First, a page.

For the past six months, I and a small group of concerned taxpayers have spent tens of hours reviewing the proposed budget. We educated ourselves by analyzing each budget since 2002, reviewing the five current union contracts, keeping abreast of pending New York State legislation that affect school mandates, and meeting with the Board of Education to gain further understanding of various issues impacting the budget.
It has been an eye-opening experience. Here is a brief summary of what I have learned:
- Property taxes account for 90% of the revenue that pays for our school budget.
- 80% of the budget is comprised of salaries and benefits related to teachers, aides, secretaries, custodial and administration staff.
- The district plans on spending at least $5 million more in 2010/11 than projected for 2009/10 and will have 52 fewer employees.
- Our State Legislators have passed laws that require certain mandates for employees including guaranteed pensions and seniority protection.
- District health care costs for retired and active district employees are higher than the pension contributions for 2010/11 ($15.8 million vs. $12.7 million).
- The district provides several types of salary increases: “step” increases (automatic annual raises during step years), and “lane” increases (based on educational credits). In addition, all employees are provided cost of living increases and most have the opportunity to earn longevity payments (annual additional payments after a set number of years of service).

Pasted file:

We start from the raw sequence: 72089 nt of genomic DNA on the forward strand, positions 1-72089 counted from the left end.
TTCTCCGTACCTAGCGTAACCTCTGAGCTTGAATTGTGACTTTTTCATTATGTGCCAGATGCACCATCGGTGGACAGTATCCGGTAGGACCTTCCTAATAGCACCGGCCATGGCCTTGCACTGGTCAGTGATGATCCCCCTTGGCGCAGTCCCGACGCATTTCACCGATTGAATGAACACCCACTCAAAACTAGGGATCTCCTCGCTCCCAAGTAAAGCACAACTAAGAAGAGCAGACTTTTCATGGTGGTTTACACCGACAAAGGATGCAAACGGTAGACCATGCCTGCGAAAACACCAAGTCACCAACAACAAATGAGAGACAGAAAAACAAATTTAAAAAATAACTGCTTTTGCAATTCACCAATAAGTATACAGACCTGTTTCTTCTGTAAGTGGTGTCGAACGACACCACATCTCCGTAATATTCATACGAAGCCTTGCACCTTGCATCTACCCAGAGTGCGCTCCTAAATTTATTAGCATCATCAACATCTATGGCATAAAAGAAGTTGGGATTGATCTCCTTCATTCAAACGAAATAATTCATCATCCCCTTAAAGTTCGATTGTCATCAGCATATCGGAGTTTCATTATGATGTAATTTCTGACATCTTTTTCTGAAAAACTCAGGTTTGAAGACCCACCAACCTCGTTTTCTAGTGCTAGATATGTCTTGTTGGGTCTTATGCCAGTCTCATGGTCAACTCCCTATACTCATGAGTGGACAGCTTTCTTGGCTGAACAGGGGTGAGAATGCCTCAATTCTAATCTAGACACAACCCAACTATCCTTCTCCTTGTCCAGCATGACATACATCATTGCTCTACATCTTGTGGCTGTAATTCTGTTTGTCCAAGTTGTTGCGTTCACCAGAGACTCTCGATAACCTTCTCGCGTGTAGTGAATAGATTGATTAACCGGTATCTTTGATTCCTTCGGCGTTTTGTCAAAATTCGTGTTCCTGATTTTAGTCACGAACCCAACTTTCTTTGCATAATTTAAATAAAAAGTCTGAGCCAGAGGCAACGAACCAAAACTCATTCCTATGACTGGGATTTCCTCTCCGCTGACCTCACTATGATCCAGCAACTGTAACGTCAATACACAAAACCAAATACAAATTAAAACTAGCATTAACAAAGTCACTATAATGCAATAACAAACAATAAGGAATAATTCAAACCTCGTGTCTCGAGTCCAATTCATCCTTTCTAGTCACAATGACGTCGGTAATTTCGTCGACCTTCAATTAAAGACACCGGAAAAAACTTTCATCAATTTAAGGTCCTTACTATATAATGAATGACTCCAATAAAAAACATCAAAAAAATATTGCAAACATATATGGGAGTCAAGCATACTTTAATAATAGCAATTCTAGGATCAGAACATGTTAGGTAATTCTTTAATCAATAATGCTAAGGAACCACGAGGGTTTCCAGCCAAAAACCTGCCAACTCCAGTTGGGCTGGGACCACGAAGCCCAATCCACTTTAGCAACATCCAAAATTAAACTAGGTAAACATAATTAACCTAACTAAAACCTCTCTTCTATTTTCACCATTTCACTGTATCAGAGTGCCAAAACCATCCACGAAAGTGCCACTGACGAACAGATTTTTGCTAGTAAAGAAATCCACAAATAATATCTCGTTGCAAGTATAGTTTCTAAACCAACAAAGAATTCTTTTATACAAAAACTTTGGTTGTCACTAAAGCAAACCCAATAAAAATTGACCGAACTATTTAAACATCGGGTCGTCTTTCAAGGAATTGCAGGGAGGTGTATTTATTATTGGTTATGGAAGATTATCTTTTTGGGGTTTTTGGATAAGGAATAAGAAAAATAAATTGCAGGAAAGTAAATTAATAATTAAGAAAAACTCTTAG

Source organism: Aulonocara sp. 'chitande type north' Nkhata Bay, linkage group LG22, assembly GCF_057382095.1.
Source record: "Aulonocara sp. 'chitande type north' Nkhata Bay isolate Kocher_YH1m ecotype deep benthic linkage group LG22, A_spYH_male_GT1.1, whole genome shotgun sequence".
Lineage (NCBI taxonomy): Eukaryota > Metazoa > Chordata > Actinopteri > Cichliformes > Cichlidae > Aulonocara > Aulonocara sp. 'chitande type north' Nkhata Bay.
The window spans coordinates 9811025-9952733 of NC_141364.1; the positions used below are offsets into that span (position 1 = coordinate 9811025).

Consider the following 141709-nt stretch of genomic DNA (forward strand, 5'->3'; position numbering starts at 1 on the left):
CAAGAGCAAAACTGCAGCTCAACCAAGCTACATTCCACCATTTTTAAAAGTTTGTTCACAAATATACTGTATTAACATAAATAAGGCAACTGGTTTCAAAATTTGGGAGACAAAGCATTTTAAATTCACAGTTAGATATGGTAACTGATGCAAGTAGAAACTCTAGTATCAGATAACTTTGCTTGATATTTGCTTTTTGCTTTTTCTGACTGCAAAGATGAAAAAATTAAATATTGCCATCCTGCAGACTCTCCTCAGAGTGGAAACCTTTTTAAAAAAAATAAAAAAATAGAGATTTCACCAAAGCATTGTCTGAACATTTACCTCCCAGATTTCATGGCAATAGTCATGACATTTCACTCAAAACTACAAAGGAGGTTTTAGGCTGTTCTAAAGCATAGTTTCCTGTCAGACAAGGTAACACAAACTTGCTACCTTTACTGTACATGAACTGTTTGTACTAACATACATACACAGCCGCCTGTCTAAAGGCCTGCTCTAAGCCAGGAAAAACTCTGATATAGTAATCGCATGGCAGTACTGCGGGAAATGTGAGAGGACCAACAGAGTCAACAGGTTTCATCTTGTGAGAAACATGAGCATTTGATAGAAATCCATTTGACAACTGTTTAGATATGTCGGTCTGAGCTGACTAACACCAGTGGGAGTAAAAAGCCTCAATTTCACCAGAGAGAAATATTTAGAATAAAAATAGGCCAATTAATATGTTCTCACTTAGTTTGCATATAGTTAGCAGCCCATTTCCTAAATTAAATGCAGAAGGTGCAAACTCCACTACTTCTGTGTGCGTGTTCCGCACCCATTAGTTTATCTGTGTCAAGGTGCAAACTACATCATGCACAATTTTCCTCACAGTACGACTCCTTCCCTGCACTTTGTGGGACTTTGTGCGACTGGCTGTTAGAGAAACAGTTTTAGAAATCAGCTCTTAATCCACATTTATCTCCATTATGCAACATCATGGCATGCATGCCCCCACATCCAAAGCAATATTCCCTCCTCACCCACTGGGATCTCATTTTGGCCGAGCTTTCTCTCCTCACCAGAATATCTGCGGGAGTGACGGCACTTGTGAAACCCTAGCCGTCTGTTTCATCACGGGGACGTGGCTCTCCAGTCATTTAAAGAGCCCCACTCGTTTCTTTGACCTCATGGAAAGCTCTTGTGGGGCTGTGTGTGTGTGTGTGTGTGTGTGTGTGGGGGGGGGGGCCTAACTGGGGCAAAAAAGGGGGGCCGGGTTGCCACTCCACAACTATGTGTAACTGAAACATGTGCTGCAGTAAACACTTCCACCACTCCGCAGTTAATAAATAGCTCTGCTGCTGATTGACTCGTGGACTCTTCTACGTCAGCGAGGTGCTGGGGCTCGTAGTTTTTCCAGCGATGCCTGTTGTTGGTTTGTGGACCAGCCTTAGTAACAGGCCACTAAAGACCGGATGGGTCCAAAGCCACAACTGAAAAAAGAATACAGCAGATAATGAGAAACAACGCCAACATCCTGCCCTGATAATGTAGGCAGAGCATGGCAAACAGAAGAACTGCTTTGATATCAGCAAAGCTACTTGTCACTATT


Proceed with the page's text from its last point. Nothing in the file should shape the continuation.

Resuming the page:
In my opinion, the problem we face as a district is not the difference between the proposed and contingency budget. It’s the long term viability of our budget.
I do not believe that defeating the proposed budget will be the best use of our efforts or resources. Taxpayers, administrators, district employees and the Board of Education need to focus on the magnitude of the situation before us and work together to make reasonable long-term compromises. We need to find a balance between retaining and attracting qualified talent and having a sustainable budget.
Our district needs to create a five year plan and commit to signing contracts only after fully vetting the long-term cost implications. (i.e. as per the Board of Education, the district has over 450 retired employees. Based on prior agreements, the district must pay between 93%-100% of their medical costs for the rest of their lives. Currently, this open ended liability is estimated to cost $3.5 million next year.)
I plan on voting for the proposed budget. We need to honor our contracts and focus on planning for the multi millions of dollars in future tax increases that may be required in the coming years.
Consider joining me in voting yes, and contact the district clerk Joanne Rice at (Jrice@mamkschools.org ) for an e-mail copy of prior budget books or copies the five contracts to become more informed.
Ask Suzi Oppenheimer (Oppenhei@senate.state.ny.us) and George Latimer (Latimerg@assembly.state.ny.us) and other candidates interested in representing us, on how they plan on ensuring the long term viability of school budgets in New York State.
We, as taxpayers, fund a district with 818 employees and $122 million in annual expenses. It’s our responsibility to be the best informed taxpayers possible.